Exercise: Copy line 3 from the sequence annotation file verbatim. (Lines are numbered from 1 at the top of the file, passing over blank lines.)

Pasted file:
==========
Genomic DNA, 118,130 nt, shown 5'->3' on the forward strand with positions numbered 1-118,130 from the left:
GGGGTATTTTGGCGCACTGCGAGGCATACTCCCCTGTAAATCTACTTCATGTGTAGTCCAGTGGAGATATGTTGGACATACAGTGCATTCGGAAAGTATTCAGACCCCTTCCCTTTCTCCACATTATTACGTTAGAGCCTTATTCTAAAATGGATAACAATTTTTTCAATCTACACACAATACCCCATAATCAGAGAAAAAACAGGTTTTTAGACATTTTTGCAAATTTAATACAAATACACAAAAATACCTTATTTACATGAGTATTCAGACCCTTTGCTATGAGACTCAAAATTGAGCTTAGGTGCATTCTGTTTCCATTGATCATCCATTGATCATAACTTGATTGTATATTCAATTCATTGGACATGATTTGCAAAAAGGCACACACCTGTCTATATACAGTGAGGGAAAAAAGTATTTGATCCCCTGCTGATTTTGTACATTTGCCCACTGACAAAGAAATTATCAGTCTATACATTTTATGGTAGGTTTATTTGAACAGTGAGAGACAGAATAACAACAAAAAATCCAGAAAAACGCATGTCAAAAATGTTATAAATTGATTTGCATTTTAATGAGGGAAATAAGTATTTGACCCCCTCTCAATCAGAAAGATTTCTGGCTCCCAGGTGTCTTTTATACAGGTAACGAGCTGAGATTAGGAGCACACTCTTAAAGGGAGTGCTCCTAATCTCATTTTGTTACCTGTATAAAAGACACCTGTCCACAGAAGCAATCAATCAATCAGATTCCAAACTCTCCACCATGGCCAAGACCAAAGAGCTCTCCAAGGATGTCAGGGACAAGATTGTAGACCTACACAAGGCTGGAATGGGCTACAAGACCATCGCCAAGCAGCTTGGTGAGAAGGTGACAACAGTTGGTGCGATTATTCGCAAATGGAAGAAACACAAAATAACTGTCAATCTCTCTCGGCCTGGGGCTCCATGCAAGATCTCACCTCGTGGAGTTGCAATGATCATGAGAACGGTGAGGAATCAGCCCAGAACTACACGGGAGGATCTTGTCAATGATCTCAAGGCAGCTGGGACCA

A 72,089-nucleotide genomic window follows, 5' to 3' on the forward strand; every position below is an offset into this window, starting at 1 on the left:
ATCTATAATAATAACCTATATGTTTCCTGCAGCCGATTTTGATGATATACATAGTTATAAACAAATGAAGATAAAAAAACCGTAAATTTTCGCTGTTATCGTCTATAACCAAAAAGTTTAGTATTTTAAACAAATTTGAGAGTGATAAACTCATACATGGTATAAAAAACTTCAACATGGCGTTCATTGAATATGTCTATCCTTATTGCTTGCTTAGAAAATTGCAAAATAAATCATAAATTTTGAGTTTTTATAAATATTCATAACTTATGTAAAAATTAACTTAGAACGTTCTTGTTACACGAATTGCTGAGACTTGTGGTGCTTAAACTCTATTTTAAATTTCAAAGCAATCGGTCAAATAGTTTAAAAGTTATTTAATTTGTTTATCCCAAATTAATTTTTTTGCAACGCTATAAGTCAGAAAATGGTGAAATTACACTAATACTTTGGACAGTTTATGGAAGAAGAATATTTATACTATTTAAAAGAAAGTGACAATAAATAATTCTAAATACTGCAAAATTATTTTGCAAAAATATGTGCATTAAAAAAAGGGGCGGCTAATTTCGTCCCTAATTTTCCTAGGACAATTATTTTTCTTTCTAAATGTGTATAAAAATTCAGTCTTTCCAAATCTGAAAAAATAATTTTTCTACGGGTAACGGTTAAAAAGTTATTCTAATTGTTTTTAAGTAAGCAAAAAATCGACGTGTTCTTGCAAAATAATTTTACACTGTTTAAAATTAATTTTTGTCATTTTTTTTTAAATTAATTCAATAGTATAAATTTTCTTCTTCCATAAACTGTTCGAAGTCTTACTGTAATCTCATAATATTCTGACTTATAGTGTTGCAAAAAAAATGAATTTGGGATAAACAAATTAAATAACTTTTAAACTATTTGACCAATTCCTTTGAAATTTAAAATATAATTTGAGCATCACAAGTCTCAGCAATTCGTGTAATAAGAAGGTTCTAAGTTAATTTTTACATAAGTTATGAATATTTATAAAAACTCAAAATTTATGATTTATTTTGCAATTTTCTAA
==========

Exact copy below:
A 72,089-nucleotide genomic window follows, 5' to 3' on the forward strand; every position below is an offset into this window, starting at 1 on the left: